Of course, smaller craft providers are feeling this squeeze, too. However, there is anecdotal evidence, provided to StratCann by retailers off the record, that some higher quality flower is developing a loyal brand following, and are able to command premium prices.

The greatest variable in the data appears to be in cultivation/processing and packaging. This is where leading companies are investing in order to build brand loyalty, yet there are major cost differentials depending on the product.

“For the most part, for our business and the brand’s business to be successful, they need to know how to recoup from retail,” says Pawel Kruba, Manager, Business Development, at Peak Processing, which helps companies with sourcing and integration, as well as the development of beverages, extracts and concentrates, vapes, powders, and topicals, among other services. “However, each product and brand is format dependent – it is very difficult to speak in general terms.”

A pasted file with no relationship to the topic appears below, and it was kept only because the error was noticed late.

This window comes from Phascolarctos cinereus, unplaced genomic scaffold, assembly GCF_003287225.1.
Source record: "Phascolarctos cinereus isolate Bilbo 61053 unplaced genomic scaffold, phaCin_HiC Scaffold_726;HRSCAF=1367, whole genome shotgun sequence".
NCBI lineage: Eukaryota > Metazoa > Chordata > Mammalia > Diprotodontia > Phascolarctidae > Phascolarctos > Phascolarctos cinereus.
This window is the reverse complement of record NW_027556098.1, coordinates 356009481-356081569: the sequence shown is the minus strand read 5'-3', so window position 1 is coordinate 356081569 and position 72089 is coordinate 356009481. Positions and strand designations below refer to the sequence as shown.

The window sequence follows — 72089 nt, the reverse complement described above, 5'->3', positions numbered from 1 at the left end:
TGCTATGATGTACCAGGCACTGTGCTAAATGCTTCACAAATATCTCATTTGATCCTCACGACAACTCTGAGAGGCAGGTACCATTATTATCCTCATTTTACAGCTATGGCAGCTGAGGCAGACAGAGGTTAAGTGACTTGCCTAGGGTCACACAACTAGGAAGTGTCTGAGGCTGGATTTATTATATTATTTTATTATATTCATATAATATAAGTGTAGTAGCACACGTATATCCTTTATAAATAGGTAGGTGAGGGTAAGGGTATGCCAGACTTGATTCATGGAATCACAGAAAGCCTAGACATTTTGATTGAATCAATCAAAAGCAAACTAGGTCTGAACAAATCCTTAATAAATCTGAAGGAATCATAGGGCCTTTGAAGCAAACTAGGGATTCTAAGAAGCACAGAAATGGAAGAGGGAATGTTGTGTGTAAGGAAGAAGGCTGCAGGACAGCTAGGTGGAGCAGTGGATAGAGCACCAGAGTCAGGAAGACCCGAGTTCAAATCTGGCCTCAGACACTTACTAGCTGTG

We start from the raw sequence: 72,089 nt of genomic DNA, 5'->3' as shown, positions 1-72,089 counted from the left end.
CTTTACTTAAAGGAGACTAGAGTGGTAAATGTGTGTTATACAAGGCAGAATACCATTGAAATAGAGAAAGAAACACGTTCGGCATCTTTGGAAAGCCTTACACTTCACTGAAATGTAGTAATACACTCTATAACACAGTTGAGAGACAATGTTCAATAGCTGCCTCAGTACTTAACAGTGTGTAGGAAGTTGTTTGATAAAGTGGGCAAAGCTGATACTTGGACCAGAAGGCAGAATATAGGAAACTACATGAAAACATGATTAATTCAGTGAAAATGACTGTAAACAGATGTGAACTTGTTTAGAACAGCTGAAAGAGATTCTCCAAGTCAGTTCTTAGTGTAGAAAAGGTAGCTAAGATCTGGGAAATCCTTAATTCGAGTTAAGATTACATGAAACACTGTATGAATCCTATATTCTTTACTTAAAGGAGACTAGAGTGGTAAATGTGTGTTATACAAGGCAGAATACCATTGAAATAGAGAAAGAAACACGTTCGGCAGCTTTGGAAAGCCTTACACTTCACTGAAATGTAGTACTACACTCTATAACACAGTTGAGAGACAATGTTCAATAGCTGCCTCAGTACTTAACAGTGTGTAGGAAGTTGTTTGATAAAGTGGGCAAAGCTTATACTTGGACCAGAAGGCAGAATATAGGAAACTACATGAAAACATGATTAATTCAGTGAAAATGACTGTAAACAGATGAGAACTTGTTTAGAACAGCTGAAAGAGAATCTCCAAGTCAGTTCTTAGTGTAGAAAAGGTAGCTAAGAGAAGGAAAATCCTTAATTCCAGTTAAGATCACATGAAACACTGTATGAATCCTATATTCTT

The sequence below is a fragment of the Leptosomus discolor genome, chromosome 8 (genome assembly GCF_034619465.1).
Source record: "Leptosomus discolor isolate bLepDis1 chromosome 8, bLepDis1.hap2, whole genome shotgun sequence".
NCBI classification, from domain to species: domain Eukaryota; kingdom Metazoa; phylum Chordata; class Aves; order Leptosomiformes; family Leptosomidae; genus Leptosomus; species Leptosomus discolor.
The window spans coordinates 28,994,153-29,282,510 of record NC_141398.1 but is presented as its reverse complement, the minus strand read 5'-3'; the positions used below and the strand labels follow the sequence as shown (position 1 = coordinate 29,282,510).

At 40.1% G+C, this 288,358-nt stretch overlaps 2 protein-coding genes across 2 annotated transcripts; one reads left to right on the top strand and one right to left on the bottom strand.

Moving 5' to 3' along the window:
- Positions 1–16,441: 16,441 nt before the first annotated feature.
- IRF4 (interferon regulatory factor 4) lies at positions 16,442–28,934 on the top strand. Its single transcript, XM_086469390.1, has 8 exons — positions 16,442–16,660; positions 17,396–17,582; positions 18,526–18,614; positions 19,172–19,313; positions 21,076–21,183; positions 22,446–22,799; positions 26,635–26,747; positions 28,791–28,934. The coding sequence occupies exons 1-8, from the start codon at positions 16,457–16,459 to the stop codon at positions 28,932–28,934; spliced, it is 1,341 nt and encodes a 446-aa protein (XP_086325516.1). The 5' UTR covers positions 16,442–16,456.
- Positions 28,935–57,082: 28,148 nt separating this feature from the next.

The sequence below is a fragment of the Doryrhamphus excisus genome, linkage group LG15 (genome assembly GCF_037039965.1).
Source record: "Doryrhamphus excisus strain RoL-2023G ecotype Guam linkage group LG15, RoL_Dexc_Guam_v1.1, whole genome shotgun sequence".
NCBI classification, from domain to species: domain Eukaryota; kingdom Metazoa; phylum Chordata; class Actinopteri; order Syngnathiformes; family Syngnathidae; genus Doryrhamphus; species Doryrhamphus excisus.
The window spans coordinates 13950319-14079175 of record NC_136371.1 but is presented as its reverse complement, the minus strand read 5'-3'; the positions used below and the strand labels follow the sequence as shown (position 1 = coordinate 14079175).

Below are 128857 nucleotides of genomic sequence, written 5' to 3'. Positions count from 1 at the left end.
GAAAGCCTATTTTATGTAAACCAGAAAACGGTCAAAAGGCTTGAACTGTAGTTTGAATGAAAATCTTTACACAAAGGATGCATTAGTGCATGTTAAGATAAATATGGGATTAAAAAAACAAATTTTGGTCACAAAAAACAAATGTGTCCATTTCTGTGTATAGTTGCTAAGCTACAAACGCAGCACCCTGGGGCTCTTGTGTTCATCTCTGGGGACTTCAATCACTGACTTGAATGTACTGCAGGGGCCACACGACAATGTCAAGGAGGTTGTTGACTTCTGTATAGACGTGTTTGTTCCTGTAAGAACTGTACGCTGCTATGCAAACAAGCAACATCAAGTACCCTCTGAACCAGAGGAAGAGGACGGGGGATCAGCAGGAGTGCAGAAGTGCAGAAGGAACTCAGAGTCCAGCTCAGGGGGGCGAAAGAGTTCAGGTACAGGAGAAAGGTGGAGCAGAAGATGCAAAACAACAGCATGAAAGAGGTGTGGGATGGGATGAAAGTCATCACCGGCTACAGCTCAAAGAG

What is clear is that processing ups the cost, and that the margins are low. Those companies that order higher volumes have an advantage, as do those that have clear visibility into their costs across the supply chain, and consumer uptake.

“Where we’ve had success is with flavour profiles,” says Kruba. “With beverages, a company can leverage marketing to drive sales, as opposed to just saying ‘This is a 10-milligram beverage that will get you high’.”

The cost of doing business

It costs money to make a quality product, and consumers should keep this in mind, particularly when purchasing in the regulated market, where brands have to stand behind what they deliver. For example, in the unregulated market edibles have been shown to have drastically lower THC levels than advertised. At under 8% of total cost, lab fees would seem to be good value.

By far the biggest bite in the supply chain comes from retailers. The Stand For Craft data, which puts the margins at 35%, is largely consistent with those reported by retailers contacted by StratCann. Some of the retailers, all of whom wanted to be off the record, claimed margins as low as 30%, and it is possible that the big “value chains” – such as Value Buds and Canna Cabana – are working with even thinner margins.